Prime Minister David Thompson recently named Rihanna as Barbados’ honorary cultural ambassador. The 20-year-old singer, well known for her “Umbrella” smash hit, is also a Grammy winner.
So, what does that mean for us?
My opinions about this news are split.
Why should a country ever award a pop star with the title of ambassador? Yes. It’s nice for a country to align itself with a positive subject like Rihanna. She’s said in the past that she’d never pose nude, which is always a good thing, I guess. And, so far, she hasn’t been involved in any drug scandal. In fact, she’s been publicized for her involvement with DKMS, a non-profit marrow transplant organization, and other good deeds.
In 2006, she founded Believe, a non-profit organization that focuses on getting school and medical supplies to those who need it.
She is also the new face of Covergirl cosmetics, a title also held by Queen Latifah.
These are accolades well worth a, “You go, girl!’’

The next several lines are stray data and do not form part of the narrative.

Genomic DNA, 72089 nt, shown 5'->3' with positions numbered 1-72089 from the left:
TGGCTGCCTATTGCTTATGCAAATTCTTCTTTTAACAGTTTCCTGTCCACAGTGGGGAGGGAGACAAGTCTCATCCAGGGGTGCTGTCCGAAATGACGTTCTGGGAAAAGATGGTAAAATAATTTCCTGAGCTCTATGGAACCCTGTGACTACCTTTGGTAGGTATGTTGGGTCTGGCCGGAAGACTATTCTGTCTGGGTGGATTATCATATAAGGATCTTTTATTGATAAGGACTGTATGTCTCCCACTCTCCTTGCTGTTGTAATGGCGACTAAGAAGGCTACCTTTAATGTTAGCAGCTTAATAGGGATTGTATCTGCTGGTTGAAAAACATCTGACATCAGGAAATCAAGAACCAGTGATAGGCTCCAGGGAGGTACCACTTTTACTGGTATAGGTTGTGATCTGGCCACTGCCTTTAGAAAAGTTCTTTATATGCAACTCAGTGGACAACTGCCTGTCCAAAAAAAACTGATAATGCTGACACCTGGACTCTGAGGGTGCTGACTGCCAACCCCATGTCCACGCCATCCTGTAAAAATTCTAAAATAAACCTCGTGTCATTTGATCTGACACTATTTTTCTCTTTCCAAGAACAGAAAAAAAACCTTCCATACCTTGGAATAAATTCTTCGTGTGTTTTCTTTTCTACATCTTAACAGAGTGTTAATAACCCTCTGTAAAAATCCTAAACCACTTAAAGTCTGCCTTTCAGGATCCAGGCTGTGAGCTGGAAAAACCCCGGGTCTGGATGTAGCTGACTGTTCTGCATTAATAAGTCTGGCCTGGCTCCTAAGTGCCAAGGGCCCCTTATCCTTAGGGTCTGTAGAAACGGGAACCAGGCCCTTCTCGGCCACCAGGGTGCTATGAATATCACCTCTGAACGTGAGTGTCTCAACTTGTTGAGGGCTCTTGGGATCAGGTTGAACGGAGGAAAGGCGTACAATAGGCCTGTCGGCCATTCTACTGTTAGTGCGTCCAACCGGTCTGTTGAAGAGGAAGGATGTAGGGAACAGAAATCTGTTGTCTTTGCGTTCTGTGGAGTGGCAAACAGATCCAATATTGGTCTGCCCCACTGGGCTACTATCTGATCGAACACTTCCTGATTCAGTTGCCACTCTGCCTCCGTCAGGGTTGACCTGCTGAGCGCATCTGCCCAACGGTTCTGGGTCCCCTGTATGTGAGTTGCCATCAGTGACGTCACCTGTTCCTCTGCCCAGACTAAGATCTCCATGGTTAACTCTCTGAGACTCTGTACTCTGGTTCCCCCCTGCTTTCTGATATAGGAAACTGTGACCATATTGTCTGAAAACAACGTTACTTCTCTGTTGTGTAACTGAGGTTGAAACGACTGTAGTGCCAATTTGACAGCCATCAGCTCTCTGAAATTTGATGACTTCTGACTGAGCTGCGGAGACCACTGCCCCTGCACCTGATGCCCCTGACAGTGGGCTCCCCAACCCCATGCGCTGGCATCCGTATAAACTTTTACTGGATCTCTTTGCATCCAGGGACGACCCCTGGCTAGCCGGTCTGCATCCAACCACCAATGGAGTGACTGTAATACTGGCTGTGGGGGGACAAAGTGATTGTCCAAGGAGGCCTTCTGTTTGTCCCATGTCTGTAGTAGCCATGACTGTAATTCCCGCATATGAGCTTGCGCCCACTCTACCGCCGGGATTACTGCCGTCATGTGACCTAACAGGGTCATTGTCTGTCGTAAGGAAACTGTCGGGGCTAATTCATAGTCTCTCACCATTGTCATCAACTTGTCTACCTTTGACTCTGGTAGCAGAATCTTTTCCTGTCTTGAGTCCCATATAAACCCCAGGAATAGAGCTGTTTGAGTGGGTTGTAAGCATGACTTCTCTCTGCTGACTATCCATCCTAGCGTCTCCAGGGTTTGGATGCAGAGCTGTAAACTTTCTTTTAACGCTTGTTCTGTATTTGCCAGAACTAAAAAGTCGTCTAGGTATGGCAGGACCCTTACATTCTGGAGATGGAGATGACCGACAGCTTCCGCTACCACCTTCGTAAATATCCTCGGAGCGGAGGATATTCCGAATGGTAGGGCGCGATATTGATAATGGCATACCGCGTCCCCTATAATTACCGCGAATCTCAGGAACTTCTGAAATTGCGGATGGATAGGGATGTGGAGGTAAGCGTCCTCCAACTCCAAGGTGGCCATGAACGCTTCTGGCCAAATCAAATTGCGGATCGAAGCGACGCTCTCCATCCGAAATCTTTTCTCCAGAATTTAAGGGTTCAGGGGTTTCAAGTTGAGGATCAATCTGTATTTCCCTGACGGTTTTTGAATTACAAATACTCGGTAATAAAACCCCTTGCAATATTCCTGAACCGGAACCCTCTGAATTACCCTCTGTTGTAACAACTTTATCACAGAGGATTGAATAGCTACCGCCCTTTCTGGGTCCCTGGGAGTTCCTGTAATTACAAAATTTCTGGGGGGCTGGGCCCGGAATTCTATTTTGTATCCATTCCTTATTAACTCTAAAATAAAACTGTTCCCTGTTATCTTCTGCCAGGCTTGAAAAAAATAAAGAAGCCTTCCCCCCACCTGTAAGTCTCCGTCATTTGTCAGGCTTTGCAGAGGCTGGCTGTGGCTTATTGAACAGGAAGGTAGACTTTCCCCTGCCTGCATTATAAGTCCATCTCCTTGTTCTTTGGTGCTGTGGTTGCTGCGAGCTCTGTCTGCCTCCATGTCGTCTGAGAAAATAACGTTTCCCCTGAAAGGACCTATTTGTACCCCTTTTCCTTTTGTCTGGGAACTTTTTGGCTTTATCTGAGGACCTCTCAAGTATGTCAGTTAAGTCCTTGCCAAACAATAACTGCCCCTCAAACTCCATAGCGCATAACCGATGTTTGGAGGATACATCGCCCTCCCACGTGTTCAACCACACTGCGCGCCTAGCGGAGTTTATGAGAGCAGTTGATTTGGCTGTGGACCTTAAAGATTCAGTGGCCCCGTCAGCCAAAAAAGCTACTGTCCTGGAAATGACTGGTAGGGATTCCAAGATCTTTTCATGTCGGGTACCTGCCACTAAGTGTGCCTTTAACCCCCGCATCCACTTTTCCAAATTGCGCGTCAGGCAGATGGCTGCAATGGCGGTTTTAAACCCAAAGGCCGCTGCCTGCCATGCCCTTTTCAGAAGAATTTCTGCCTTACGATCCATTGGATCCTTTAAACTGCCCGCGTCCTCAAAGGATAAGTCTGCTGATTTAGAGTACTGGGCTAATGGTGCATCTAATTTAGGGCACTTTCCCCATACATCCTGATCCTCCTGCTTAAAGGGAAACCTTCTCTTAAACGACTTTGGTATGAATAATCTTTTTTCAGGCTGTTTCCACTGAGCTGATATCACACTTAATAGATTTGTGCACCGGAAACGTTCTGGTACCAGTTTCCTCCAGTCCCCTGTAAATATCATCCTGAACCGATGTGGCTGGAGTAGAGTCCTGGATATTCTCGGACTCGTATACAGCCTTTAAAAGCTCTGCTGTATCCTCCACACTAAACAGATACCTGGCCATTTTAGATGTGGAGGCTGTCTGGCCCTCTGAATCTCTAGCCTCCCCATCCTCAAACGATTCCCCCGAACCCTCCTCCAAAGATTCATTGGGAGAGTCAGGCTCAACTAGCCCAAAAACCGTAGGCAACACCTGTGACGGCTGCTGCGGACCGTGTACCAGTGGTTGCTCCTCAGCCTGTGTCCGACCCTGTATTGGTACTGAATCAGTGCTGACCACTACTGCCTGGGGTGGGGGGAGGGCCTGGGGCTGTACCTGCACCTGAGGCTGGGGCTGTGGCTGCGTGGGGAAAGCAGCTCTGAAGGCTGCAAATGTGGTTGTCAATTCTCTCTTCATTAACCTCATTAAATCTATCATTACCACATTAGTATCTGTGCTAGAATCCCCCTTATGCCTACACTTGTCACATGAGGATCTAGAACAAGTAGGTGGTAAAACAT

So far, so good.
But how susceptible to dishonor does a country become when its celebrity ambassador goes haywire? That’s not to mention the younger generations who look up to her, the 20-somethings who sing her songs in the car or in the club.
Imagine Brittney Spears becoming the ambassador of America in her pop-princess days? Imagine, Paris when, well, she never really had a celebratory high point. Take Whitney Houston before Bobby; or Brandy before her car accident, which killed a 38-year-old mother of two.
When pop stars become celebrity ambassadors, I think there’s a possible downfall for everyone. And if you’re thinking about celebrities like Angelina Jolie, a United Nations ambassador, then take a moment to reflect on her wild and sex-crazed younger years.
Giving kudos to an artist when they’re young might be a risky venture.
But, there is a silver lining.
When young starlets become governmental spokespeople, in fact, we do pay attention, and quite possibly, and even more importantly, we partake.
About a year ago, I interviewed Norman Wedderburn, president of Make A Wish Foundation, an organization focused on fulfilling the wishes of severely sick children. Wedderburn noted the lack of black volunteers in his organization. Ironically, there are so many black kids who need help.
So, is it possible that Rihanna’s reign can actually make waves and move people to follow in her footsteps? Will her celebrity acclaim attached with good will become a beacon for youth to follow?
We can only hope so.